Searching For Arcadia – Private Nature Reserves and The Promise That They Hold
From the Himalaya to the Western Ghats, a smattering of private sanctuaries and reserves are transforming conservation strategies. Cara Tejpal takes a walk in the woods, and suggests you do the same.
Photo: Sejal Worah.
Passion or duty? Which would you choose?
Both are admirable traits, but I suspect that when it comes to success, the former has a slim lead on the latter. Duty is that unforgiving taskmaster that is so often resented and avoided, but passion is the alluring, inescapable mistress that offers you pleasures untold. The way I see it, through India’s long, tumultuous conservation history, more has been protected and conserved by passion than by duty. Yes, forests have been notified, even maintained by the grudgingly dutiful, but they have only flourished under the watchful gaze of those who are in their thrall. Tadoba, for example, was declared a national park in 1955, but for years its landscape was pillaged despite its notification. Managerial intervention only came in 1997, when tiger conservationist Valmik Thapar and Indian Forest Officer Shree Bhagwan, fuelled by their love of the wilds, orchestrated the ‘Great Tadoba Turnaround’, and effectively changed the fortunes of the languishing park. Where the government seems to tragically have lost both passion and duty to conserve our Protected Areas, a new solution to the looming biodiversity crisis may be emerging as private conservancies and reserves begin to sprout across India.
Courtesy: Jabarkhet Nature Reserve.
Janaki, Poonam, Parvati and Pam
The permit to raft down the Cauvery hadn’t come through, so otter biologist Nisarg Prakash had trundled off to the Nature Conservation Foundation (NCF) office in Mysore to pull some strings. With his departure, wildlife filmmaker Rita Banerji or Ban, wildlife rehabilitator Saleem Hamid or Sal, and I, all in beautiful Coorg to trail Nisarg on his study, were left to our own devices. We did what any green-blooded wildlifer would do… and hired a car so we could visit every worthwhile wildlife destination in the vicinity.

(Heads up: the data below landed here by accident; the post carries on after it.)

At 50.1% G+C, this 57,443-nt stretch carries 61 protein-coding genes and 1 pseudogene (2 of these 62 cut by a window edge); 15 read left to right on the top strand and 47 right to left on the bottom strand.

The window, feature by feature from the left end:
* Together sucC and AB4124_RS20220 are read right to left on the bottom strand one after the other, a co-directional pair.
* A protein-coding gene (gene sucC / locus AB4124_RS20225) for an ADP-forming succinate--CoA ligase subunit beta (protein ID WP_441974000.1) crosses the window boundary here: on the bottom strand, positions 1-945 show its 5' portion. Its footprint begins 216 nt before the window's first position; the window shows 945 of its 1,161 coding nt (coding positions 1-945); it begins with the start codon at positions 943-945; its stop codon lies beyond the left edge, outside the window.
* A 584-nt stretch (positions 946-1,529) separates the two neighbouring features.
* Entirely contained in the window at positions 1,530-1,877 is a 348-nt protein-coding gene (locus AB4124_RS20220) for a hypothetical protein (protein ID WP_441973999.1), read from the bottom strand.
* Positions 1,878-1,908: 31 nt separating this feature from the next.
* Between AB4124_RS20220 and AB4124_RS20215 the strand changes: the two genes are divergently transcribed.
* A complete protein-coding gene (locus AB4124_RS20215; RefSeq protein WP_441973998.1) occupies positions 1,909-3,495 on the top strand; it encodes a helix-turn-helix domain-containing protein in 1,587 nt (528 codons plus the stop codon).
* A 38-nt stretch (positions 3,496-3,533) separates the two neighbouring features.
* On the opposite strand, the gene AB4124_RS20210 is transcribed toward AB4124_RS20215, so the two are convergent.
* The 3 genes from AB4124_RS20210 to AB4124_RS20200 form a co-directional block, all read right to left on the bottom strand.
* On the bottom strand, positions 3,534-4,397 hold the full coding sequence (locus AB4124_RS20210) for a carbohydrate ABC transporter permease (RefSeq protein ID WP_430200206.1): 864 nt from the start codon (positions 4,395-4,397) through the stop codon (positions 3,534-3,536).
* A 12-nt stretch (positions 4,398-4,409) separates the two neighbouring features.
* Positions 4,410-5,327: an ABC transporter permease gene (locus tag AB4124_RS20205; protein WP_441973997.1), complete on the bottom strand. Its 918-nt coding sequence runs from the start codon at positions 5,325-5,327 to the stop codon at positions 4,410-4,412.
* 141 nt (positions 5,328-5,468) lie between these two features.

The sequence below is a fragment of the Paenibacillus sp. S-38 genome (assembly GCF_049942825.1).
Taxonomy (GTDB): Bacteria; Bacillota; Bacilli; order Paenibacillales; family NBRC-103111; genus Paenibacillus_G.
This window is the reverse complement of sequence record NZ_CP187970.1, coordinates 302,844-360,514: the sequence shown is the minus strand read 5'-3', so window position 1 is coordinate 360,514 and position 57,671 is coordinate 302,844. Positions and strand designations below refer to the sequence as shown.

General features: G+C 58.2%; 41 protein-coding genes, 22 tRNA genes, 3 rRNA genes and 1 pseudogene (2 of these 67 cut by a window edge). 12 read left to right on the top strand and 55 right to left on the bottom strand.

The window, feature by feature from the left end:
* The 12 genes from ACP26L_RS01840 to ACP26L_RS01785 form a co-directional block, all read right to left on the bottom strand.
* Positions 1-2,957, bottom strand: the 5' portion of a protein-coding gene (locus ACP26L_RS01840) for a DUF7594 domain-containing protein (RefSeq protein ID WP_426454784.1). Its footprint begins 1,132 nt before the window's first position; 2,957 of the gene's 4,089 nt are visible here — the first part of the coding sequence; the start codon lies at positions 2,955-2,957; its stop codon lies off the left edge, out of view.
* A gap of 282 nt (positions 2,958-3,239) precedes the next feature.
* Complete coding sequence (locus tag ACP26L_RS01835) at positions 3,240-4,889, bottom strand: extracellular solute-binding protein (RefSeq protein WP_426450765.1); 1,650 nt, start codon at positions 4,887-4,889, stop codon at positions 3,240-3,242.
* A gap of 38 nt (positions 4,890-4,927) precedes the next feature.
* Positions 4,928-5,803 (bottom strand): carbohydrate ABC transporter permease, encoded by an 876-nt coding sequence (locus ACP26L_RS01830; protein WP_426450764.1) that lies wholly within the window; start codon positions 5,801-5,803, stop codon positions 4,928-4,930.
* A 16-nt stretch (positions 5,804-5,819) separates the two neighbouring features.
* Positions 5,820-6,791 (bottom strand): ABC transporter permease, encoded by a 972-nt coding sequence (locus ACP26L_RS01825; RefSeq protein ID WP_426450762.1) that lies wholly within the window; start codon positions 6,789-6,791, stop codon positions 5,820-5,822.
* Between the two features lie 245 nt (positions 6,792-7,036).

On day three of our adventures, Ban insisted we visit SAI Sanctuary. We cruised down the blacktop, observing as the fragrant coffee plantations gave way to the clean symmetry of tea hedges that in turn abruptly relented to thick forest. Here, in a small clearing where stood a behemoth of a house overlooking a babbling brook, I met Pamela Malhotra for the first time. In 1991, Pam and her husband Anil had purchased 50 odd acres of estate in Coorg and established the SAI Sanctuary with the express purpose of re-wilding the land. Over 20 years later, with the gradual acquisition of surrounding farmlands, the rebirth of perennial streams, and resurgence of grazing meadows, the sanctuary, now near 400 acres in size, is a tranquil retreat for native wildlife.
As Pam led us through the quiet trails on a personal guided tour of ‘her’ forest, she stopped intermittently to paint pictures with words. “This is where a trio of wild piglets ran into my legs.” “Here in this stream is where a herd of elephants cut steps into the mud bank to help a struggling calf cross the water.” “I was walking along this very path when I first saw leopard pugmarks.” Pam’s passion infused us all, and by the time we returned to her house, crossing bridges and grasslands, I was near giddy with the realisation that private parks are a possibility in India.
Before we left, Pam took us to the rooftop to show us the solar panels and windmills that allow her and Anil to live off the grid. With the Brahmagiris shimmering in the distance and Racket-tailed Drongos swooping overhead, she urgently intoned, “If we want to save our wilds, we can’t depend on the government.”
In all probability, Parvati and Poonam don’t know Pam. They also probably don’t know each other, but they certainly seem to subscribe to Pam’s philosophy. In north Kumaon’s Gola corridor, in forests of oak and rhododendron, I encountered Parvati Lal, her sari hitched up to her shins, as she aggressively yanked out invasive weeds. Parvati, along with her husband and neighbours, maintains 100 acres of forest in Jilling, Uttarakhand, making a living through niche ecotourism ventures that are dependent on the integrity of the forest. In central India, Poonam Dhanwatey (see page 61) and her husband Harshawardhan, conservationists and now ecotourism professionals, were resiliently successful in re-wilding a barren parcel of land on the buffer of the Tadoba-Andhari Tiger Reserve. Unfenced from the surrounding forest, their small property attracts all the local wild residents, including tigers. Further south, Janaki Lenin and Rom Whitaker too have a re-wilding success story. Their 11 acre forested property in Chengalpattu near Chennai, where visitors can stay in rustic huts, once hosted only paddy fields.